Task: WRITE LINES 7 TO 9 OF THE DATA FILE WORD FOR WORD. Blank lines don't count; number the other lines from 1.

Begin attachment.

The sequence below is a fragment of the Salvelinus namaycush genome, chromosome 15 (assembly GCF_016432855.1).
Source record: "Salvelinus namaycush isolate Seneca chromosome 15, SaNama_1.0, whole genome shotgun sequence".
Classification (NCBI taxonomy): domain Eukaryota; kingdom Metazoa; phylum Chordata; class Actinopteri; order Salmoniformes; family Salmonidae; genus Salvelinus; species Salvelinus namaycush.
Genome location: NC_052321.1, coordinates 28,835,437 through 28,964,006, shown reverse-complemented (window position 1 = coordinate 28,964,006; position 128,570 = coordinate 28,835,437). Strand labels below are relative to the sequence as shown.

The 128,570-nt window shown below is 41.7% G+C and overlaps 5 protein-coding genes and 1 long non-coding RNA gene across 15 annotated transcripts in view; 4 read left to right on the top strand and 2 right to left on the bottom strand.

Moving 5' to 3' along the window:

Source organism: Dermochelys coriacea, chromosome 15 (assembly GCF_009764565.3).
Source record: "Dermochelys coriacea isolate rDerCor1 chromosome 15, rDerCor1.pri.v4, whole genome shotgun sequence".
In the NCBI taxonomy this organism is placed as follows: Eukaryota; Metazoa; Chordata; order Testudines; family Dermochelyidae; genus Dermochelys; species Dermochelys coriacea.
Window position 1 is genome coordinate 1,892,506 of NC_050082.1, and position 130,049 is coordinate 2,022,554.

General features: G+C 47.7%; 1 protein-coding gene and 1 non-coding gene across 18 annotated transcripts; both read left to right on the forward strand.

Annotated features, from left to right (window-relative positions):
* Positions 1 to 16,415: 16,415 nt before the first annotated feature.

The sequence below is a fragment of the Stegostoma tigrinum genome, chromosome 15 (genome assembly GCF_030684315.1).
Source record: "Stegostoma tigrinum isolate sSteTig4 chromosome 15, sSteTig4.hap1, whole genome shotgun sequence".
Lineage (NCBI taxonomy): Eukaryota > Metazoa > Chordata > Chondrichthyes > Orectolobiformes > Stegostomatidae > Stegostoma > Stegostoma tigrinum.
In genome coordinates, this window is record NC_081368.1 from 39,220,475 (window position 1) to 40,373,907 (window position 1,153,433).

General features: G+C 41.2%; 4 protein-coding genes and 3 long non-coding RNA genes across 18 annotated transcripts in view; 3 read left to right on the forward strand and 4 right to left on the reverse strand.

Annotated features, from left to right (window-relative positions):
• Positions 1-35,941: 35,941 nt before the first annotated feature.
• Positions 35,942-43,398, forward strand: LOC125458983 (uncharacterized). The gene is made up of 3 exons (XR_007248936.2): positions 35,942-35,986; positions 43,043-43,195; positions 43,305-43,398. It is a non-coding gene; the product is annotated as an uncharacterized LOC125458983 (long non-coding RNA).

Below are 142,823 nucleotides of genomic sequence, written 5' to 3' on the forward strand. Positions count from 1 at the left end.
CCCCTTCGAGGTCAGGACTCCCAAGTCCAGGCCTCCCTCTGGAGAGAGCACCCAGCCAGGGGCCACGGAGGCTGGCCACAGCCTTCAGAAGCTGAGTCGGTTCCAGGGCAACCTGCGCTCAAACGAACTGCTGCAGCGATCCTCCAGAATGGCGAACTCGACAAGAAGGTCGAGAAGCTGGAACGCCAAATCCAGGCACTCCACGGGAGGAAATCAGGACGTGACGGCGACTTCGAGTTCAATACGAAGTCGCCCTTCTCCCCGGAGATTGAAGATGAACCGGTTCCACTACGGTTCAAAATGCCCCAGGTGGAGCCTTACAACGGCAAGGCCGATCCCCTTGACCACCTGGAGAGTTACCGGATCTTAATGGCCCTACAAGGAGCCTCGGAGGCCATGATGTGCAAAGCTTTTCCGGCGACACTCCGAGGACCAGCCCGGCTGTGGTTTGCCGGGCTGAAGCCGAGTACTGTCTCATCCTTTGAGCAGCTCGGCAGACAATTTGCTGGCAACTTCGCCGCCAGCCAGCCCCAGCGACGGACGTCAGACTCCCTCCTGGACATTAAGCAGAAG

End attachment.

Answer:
Source organism: Dermochelys coriacea, chromosome 15 (assembly GCF_009764565.3).
Source record: "Dermochelys coriacea isolate rDerCor1 chromosome 15, rDerCor1.pri.v4, whole genome shotgun sequence".
In the NCBI taxonomy this organism is placed as follows: Eukaryota; Metazoa; Chordata; order Testudines; family Dermochelyidae; genus Dermochelys; species Dermochelys coriacea.